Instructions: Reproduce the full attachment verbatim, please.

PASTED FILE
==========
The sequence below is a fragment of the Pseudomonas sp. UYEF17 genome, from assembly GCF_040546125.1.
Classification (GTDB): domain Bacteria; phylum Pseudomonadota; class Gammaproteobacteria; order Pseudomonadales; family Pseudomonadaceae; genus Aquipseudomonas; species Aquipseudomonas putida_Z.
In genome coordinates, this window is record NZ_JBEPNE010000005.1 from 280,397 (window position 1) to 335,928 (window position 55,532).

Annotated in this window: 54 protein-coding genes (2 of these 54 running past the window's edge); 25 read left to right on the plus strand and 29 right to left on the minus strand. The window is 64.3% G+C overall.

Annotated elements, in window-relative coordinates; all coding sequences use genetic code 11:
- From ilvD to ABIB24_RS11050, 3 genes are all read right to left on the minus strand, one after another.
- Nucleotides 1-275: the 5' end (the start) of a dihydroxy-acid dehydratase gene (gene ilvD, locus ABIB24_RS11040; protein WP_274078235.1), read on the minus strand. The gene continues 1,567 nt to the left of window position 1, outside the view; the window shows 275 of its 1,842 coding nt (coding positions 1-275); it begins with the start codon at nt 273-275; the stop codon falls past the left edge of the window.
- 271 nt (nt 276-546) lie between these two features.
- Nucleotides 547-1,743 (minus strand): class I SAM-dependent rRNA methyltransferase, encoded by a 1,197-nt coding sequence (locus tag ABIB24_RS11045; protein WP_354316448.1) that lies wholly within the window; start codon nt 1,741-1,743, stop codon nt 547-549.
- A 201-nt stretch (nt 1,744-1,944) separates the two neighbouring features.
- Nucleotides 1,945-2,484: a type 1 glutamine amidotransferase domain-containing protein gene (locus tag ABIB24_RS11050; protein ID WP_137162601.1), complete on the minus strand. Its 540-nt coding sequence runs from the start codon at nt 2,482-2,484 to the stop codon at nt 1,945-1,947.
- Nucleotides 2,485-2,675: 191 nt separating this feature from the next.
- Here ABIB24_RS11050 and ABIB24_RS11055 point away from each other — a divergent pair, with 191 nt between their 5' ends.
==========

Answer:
The sequence below is a fragment of the Pseudomonas sp. UYEF17 genome, from assembly GCF_040546125.1.
Classification (GTDB): domain Bacteria; phylum Pseudomonadota; class Gammaproteobacteria; order Pseudomonadales; family Pseudomonadaceae; genus Aquipseudomonas; species Aquipseudomonas putida_Z.
In genome coordinates, this window is record NZ_JBEPNE010000005.1 from 280,397 (window position 1) to 335,928 (window position 55,532).

Annotated in this window: 54 protein-coding genes (2 of these 54 running past the window's edge); 25 read left to right on the plus strand and 29 right to left on the minus strand. The window is 64.3% G+C overall.

Annotated elements, in window-relative coordinates; all coding sequences use genetic code 11:
- From ilvD to ABIB24_RS11050, 3 genes are all read right to left on the minus strand, one after another.
- Nucleotides 1-275: the 5' end (the start) of a dihydroxy-acid dehydratase gene (gene ilvD, locus ABIB24_RS11040; protein WP_274078235.1), read on the minus strand. The gene continues 1,567 nt to the left of window position 1, outside the view; the window shows 275 of its 1,842 coding nt (coding positions 1-275); it begins with the start codon at nt 273-275; the stop codon falls past the left edge of the window.
- 271 nt (nt 276-546) lie between these two features.
- Nucleotides 547-1,743 (minus strand): class I SAM-dependent rRNA methyltransferase, encoded by a 1,197-nt coding sequence (locus tag ABIB24_RS11045; protein WP_354316448.1) that lies wholly within the window; start codon nt 1,741-1,743, stop codon nt 547-549.
- A 201-nt stretch (nt 1,744-1,944) separates the two neighbouring features.
- Nucleotides 1,945-2,484: a type 1 glutamine amidotransferase domain-containing protein gene (locus tag ABIB24_RS11050; protein ID WP_137162601.1), complete on the minus strand. Its 540-nt coding sequence runs from the start codon at nt 2,482-2,484 to the stop codon at nt 1,945-1,947.
- Nucleotides 2,485-2,675: 191 nt separating this feature from the next.
- Here ABIB24_RS11050 and ABIB24_RS11055 point away from each other — a divergent pair, with 191 nt between their 5' ends.